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Susan Stinson

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12:30 pm: Restoring Numbed Zones to Feeling
I'm writing about this. If you'd like to answer, I'm interested:

Why do fat girls need fiction?

Why does anybody?

If you read fiction, how do you do that?

Where, when, how did you start?

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From:oneroom
Date:May 14th, 2006 08:32 pm (UTC)
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I can't remember a time I haven't read fiction. I learned to read when I was four, mostly so I could finally read that damn fire station book on my own. (No one would read it to me as much I as I wanted them to.) I remember reading it to my grandfather as many times as he would listen.

I just read an essay by Mihaly Czikszenmihalyi about the idea of "flow." MC asserts that when we're flowing, we're in a sort of joyful out-of-timeness. I read fiction for that. I read fiction sitting in a chair by an open window so I can feel and hear the breeze differently.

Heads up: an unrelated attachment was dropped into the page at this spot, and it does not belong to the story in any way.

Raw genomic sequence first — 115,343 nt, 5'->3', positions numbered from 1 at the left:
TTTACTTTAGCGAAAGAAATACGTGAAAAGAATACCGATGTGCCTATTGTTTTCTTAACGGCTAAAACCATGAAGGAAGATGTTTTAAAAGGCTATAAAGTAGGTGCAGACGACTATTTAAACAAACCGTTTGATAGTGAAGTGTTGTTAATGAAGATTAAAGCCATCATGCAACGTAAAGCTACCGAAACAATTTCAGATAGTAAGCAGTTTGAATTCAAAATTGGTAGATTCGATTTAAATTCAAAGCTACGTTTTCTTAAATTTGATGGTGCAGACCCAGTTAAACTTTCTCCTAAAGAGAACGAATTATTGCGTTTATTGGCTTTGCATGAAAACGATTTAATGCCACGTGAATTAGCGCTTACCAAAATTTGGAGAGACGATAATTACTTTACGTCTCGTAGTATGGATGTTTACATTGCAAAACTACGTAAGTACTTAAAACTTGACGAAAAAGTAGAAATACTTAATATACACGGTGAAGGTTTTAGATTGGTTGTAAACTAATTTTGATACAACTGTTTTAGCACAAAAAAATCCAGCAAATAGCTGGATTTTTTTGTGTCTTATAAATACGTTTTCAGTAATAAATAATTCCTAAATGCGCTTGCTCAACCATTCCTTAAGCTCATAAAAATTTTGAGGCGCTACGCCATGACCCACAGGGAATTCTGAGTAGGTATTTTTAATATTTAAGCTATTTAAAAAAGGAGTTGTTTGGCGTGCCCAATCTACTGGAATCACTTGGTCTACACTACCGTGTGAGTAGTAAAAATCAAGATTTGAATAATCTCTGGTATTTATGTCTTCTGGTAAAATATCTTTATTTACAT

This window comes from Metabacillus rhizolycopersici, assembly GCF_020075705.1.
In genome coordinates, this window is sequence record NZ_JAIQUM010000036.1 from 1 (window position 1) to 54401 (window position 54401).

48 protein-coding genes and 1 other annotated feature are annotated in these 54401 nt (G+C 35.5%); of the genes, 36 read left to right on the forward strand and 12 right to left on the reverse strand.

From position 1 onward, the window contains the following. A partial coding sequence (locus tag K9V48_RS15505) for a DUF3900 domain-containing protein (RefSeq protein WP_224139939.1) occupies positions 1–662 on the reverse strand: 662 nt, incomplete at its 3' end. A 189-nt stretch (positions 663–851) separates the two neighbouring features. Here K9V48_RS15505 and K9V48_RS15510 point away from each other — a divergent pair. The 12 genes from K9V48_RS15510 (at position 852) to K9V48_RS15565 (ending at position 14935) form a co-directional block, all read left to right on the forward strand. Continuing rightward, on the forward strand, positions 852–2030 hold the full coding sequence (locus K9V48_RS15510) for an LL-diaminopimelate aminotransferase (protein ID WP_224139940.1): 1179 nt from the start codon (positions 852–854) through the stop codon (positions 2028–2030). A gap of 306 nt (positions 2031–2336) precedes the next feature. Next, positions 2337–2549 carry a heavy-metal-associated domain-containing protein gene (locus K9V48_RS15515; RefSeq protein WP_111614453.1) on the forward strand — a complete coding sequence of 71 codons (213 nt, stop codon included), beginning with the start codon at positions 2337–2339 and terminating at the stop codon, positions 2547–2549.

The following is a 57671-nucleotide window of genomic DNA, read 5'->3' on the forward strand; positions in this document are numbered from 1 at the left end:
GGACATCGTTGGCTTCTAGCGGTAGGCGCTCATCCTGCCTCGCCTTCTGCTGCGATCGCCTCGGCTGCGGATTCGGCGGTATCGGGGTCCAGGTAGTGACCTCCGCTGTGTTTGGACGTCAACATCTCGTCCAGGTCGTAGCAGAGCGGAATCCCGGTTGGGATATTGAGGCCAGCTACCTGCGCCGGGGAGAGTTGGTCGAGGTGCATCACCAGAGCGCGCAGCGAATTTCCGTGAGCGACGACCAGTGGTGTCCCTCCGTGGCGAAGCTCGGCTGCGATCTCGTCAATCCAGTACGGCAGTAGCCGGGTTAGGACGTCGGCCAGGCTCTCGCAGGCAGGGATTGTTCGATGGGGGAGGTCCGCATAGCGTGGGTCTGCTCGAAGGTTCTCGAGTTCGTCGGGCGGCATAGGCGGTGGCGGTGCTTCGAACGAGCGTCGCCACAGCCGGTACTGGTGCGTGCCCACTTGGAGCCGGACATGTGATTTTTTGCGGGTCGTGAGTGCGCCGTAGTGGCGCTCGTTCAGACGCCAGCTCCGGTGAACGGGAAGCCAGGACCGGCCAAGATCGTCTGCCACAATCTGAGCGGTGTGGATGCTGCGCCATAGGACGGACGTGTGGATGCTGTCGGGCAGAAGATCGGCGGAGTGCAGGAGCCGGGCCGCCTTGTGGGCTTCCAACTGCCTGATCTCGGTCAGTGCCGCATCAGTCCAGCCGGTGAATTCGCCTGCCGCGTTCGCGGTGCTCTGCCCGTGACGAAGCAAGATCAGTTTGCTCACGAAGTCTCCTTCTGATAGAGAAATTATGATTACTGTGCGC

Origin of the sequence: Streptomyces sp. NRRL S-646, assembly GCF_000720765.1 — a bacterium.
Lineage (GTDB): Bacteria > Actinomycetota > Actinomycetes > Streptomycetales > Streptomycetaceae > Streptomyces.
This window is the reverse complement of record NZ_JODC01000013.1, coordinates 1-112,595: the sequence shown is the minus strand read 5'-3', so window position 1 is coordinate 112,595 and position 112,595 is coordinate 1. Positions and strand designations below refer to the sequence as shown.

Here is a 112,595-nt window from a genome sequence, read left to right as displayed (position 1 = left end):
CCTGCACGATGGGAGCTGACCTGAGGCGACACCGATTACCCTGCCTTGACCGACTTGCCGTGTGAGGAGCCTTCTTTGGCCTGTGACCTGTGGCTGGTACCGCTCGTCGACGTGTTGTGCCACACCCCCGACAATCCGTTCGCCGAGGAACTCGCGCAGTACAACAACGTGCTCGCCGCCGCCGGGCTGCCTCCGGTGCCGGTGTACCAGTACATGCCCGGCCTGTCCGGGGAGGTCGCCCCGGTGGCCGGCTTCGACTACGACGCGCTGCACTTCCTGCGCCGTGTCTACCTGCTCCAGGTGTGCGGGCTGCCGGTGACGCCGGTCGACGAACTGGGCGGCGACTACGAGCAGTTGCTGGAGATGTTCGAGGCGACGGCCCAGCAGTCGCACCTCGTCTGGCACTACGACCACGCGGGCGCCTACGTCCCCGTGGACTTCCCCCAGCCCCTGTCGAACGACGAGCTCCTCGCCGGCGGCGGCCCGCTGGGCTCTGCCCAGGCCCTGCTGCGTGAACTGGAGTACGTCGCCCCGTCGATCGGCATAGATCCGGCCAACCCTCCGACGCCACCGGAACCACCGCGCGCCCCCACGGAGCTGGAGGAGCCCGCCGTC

Have you read Martha Nussbaum? She says we need fiction in order to understand each other. MN suggests fiction enables us to understand each other better than almost anything else - and that sort of understanding of that which is deeply other than me is necessary to my being empathetic and just.

I can find my Nussbaum article that gets to the heart of it for you, if you'd like. I can't remember which book it's in, but there's one that really gets at her love for literature.